The debate over advisor compensation has continued to rage in Canada, with a proposal by the Canadian Securities Administrators (CSA) to ban certain types of commissions being stopped in its tracks by unexpected opposition from Ontario last year. But if findings from a study of US investors are any indication, it seems the future of the financial advice industry lies in fee-based models.
A study by Cerulli Associates has found that 62% of investor households, including self-directed investors, prefer fee-based payment arrangements over commission models, reported ThinkAdvisor. The share is even higher among advisor-assisted and advisor-directed investors, who showed a total “fee preference” of 74% and 87%, respectively.
The poll also found a significant shift compared to 2011, when a reported 27% of all investor households preferred a fee based on AUM, compared to 44% who wanted a commission arrangement. As of Q3 2018, 36% of investors preferred AUM-based fees, while 38% would opt for a commission-only structure.
Investors have also grown more keenly aware of fee structures over the years. In 2011, only 10% of investors expressed an awareness of fee-only models while 18% were aware of commission models; in 2018, awareness of fee-only structures and commission models shifted to 34% and 22%, respectively.
The fact that more firms are developing fee-based programs, the study added, suggests a movement from stockbrokers to advisors. And as advisors move toward being partners in their clients’ pursuit of long-term goals, as opposed to being mere transaction facilitators, the shifvst toward fee-based models is expected to continue.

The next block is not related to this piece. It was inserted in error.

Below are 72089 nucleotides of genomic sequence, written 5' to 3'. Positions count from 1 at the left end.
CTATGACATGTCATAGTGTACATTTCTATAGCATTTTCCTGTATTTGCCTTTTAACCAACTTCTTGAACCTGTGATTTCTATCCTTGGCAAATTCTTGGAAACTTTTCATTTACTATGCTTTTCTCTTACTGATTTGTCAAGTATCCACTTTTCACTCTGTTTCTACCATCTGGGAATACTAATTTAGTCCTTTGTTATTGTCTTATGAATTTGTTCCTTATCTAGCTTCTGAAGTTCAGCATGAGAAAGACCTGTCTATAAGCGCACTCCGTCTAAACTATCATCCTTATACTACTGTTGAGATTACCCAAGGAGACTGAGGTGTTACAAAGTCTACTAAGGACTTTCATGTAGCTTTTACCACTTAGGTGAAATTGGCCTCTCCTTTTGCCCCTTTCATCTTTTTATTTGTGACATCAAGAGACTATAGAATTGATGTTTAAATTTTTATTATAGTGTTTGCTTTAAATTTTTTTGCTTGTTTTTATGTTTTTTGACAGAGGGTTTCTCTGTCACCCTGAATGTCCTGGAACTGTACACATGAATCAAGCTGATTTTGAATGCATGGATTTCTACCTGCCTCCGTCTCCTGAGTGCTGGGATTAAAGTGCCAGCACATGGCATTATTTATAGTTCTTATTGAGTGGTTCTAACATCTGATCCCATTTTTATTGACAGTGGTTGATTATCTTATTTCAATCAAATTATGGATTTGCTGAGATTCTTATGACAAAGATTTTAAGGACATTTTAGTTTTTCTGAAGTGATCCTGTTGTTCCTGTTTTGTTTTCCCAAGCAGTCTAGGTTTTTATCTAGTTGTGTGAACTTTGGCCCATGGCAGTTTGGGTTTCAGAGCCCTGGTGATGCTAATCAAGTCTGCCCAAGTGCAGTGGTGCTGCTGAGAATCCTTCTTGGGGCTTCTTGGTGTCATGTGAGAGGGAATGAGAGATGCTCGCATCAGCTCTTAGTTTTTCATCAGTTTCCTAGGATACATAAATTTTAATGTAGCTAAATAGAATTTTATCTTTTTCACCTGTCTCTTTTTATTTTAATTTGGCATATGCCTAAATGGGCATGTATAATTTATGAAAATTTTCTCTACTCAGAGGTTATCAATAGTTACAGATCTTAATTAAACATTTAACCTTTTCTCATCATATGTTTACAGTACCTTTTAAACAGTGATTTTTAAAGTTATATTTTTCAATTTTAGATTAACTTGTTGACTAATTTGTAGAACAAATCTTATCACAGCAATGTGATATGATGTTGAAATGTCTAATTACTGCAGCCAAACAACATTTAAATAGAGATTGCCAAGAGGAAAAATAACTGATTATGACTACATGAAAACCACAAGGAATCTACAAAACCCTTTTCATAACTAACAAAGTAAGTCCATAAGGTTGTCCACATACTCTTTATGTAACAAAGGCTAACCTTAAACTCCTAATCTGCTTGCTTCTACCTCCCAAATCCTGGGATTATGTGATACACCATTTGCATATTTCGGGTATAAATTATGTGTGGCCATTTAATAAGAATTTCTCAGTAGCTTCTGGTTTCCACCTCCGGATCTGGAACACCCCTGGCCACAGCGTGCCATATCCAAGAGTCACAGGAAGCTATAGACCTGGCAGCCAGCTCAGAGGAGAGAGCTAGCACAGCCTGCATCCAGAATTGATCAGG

Fee-based assets have undergone a decade-long rise, advancing from 26% of total advisors’ assets in 2008 to 45% in Q3 2018, according to Cerulli. And while broker commission-linked assets still have the lion’s share of the business, total fiduciary/AUM fee-linked assets are gaining: as of Q3 2018, brokerage/commission assets amounted to US$11.2 trillion, while fee-linked assets stood at US$9 trillion.
But fee-based models that depended on AUM, the study noted, faced the potential for “reverse churning” from advisors who do not deliver ongoing care and maintenance of portfolios.
“Just as commissions can incentivize marginally necessary transactions, AUM fees can bias advisor toward inactivity,” Cerulli noted.
But that doesn’t seem to be a concern for clients in such arrangements as 65% of them agreed that the financial-services firms they hold accounts with look out for their best interest. Those who pay in hourly fees were even more positive, with 74% believing their best interest is being protected. On the other hand, only 34% of commission payers thought the same about their firms — the lowest level of trust expressed among all groups.
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